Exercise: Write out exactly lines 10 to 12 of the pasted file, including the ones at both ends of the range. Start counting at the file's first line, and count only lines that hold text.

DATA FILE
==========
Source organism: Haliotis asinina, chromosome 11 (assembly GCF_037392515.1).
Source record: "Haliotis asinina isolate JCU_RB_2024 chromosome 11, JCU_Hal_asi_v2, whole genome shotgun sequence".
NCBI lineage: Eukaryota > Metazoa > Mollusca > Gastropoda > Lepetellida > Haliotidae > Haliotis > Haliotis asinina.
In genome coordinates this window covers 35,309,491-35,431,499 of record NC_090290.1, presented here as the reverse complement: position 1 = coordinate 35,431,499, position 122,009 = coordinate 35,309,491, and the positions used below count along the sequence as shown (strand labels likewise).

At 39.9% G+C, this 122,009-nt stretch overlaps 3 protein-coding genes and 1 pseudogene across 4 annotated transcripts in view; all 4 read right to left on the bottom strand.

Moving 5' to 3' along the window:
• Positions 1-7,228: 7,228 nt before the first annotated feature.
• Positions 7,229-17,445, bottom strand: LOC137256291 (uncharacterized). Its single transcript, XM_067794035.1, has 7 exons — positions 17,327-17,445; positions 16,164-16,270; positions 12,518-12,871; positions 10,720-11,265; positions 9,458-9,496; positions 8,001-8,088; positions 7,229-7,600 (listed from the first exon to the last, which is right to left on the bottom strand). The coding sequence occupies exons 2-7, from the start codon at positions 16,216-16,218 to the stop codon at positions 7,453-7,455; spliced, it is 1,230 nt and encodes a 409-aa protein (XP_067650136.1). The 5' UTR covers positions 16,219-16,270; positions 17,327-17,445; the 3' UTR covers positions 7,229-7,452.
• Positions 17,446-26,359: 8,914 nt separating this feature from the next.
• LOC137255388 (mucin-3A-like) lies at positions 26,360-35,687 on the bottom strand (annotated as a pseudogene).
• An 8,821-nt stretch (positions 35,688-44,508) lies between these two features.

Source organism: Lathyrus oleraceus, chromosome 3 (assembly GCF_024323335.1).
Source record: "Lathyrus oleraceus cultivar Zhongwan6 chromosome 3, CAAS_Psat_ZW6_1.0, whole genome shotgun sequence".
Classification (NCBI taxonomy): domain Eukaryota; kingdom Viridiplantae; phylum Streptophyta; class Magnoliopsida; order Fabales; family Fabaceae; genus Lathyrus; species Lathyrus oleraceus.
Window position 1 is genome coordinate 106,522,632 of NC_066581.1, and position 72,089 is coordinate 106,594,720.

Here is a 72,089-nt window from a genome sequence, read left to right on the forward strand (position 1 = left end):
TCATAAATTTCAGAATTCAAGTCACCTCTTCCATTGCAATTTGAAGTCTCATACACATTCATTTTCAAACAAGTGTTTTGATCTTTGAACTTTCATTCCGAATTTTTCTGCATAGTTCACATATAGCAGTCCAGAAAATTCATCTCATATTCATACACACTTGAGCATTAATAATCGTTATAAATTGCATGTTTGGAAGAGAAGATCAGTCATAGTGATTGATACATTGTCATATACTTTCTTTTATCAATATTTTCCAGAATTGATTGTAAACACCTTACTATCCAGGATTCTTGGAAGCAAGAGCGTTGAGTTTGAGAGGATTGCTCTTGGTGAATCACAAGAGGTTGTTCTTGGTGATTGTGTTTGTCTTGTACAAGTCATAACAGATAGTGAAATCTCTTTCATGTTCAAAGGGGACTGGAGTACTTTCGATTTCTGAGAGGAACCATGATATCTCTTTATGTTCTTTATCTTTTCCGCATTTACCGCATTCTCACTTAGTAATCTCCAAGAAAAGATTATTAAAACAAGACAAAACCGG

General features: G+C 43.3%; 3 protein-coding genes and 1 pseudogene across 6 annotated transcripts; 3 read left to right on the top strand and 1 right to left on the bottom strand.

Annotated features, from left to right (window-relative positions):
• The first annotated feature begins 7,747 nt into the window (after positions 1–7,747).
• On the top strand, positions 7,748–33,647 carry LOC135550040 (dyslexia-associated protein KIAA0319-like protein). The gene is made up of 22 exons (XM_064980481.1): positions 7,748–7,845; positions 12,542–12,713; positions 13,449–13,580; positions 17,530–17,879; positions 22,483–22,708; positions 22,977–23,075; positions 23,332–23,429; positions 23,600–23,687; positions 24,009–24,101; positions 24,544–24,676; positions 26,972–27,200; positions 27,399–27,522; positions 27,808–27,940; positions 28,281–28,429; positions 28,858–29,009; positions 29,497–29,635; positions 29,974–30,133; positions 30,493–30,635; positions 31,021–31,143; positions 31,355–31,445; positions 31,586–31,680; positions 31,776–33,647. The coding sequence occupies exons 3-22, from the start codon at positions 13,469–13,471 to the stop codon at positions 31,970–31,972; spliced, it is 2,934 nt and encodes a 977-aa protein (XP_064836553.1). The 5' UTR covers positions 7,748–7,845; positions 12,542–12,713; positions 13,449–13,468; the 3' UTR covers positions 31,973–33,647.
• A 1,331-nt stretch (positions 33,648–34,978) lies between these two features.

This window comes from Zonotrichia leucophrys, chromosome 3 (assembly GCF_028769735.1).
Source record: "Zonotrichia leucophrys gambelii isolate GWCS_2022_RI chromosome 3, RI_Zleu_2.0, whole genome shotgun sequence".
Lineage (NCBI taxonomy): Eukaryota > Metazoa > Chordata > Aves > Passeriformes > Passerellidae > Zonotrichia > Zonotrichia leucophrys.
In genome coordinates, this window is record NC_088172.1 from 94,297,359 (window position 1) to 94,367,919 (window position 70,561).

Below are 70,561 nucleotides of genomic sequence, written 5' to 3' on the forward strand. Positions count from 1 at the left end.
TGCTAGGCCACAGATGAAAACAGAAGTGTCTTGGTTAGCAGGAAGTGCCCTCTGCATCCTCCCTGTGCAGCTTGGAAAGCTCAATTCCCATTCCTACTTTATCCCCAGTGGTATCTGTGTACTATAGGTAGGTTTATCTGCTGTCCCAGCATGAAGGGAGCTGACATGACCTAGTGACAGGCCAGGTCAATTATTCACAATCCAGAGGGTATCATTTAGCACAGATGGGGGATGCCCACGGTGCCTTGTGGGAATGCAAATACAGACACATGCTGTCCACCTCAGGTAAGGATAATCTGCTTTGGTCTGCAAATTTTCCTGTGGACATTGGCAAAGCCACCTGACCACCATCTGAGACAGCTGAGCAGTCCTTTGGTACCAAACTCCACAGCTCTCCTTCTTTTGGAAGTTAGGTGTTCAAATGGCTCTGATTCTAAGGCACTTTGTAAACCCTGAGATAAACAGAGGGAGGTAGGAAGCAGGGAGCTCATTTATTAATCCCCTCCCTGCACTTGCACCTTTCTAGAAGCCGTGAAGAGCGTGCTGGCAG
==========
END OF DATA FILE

• LOC137255388 (mucin-3A-like) lies at positions 26,360-35,687 on the bottom strand (annotated as a pseudogene).
• An 8,821-nt stretch (positions 35,688-44,508) lies between these two features.

Source organism: Lathyrus oleraceus, chromosome 3 (assembly GCF_024323335.1).